CQC Commences Exhaustive Hospital Inspection Regimes In England

17 September 2013

CQC Commences Exhaustive Hospital Inspection Regimes In England

The CQC is implementing a new hospital inspection regime for England, spurned by the Stafford Hospital scandal and the chief inspector has promised to "expose poor and mediocre" care.

Taking a proactive stance towards the horrific findings of the scandal and similar inquiries and reports into appalling NHS case, the CQC will oversee the visits of strengthened inspection teams who will visit Croydon Health Services NHS Trust, in south London, the first of 18 inspections taking place before the end of 2013.

Mike Richards, the new chief inspector of hospitals, is leading the process.

In a contrast to previous teams, these new CQC teams are taking a more robust and intensive approach to their investigations. The inspection teams are larger and more specialised than in the past with approximately 30 people taking part in the Croydon visit, including a surgeon, senior nurses, a student nurse and members of the public.

Supplementing these visits, there will also be public meetings, with the first being held in Croydon this evening.

Each inspection will cover eight key services areas: A&E; medical care; surgery; critical care; maternity; paediatrics; end-of-life care and outpatients and will focus on the patient experience in its entirety.

Ensuring that the care given is true and representative of general systemic care within the individual hospital in question, the inspections will be a mixture of announced and unannounced visits and they will include inspections in the evenings and at weekends.

This is in direct contrast to less stringent inspections in the past which applied greater scrutiny to essentially standardised areas such as infection control as opposed to a wider level of investigation-this is now being replaced by looking at the systems within hospitals as a whole.

Sir Mike said: "These inspections are designed to provide people with a clear picture of the quality of the services in their local hospital, exposing poor or mediocre care as well as highlighting areas of good and excellent care.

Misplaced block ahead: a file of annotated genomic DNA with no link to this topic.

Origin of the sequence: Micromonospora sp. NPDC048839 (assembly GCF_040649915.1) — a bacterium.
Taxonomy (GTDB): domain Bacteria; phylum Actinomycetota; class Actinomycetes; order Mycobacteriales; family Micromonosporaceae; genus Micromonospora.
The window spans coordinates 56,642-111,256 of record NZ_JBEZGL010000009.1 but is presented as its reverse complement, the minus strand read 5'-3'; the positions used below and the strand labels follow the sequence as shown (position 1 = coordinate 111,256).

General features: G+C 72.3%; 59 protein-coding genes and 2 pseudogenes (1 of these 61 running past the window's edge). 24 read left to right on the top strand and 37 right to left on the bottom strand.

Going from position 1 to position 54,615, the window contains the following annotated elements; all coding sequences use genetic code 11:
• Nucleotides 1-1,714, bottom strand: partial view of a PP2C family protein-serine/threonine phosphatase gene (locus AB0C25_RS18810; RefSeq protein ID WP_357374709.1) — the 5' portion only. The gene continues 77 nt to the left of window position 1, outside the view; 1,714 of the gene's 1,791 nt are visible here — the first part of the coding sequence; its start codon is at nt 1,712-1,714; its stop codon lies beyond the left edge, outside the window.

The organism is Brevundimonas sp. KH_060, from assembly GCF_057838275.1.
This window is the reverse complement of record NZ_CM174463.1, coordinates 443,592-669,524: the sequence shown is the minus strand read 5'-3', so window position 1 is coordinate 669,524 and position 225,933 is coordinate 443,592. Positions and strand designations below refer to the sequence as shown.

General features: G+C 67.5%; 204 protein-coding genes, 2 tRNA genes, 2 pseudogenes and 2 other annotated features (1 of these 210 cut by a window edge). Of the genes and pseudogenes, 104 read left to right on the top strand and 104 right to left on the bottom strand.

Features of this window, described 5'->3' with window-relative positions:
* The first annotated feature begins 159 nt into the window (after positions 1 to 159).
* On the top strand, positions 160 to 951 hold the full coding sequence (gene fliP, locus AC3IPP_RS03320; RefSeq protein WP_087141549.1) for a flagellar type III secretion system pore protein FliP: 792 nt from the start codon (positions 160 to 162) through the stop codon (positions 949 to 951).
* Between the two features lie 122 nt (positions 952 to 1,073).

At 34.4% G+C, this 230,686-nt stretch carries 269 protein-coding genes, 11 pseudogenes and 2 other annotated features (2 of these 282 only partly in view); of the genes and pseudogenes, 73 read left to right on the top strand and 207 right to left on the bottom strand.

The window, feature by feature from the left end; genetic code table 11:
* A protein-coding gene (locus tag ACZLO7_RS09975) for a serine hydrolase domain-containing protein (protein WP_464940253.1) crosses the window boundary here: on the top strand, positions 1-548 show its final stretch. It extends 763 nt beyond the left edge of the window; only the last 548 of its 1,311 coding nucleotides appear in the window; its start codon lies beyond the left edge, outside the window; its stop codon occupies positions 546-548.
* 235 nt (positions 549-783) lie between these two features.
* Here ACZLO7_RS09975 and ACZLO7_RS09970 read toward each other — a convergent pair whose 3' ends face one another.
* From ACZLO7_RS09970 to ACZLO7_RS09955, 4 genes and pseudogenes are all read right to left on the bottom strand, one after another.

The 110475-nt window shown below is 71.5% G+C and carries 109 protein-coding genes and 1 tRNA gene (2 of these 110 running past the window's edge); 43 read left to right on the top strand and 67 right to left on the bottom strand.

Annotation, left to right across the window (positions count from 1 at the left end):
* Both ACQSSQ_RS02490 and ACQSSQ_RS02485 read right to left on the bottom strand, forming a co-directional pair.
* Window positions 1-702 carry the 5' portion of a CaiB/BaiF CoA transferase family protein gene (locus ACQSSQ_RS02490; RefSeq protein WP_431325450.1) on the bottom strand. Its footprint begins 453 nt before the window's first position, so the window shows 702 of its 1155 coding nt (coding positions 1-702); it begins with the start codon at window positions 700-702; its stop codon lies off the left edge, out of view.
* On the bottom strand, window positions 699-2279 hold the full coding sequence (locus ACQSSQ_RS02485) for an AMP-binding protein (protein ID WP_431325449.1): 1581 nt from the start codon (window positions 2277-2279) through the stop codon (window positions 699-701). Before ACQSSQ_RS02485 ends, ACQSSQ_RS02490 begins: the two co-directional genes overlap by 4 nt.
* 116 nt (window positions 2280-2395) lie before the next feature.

"We know there is too much variation in quality in the NHS - these new in-depth inspections will allow us to get a much more detailed picture of care in hospitals than ever before."

The importance of the CQC has now been heightened after increased scrutiny and focus superseded by several critical and overarching inquiries and published documents. For example, the public inquiry into the poor care at Stafford Hospital, published in February, identified failings in the way hospitals are monitored and were supplemented by the Keogh Review in July which led to 11 hospitals being placed in special measures.

Health Minister Norman Lamb said: "Our priority is to make sure that people get better care. That's why we asked the CQC to appoint a new Chief Inspector of Hospitals to shine a spotlight on quality and drive up standards across the board."

The programme of inspections continues on Thursday this week when inspectors go into Airedale NHS Foundation Trust followed by inspections at Taunton and Somerset NHS Foundation Trust and The Royal Wolverhampton NHS Trust next week.

By the end of 2015 the CQC aims to have inspected all acute hospitals.

Results will be published about a month after each inspection.

If you have experienced any form of medical mistreatment at any NHS trusts or hospitals, or want to better understand exactly what your patient rights are, we are pleased to offer advice and support to you. Our specialists have wide experience of providing advice and support across a number of areas relating to potential medical mistreatment, such as misdiagnosis and delay and surgery errors, for example.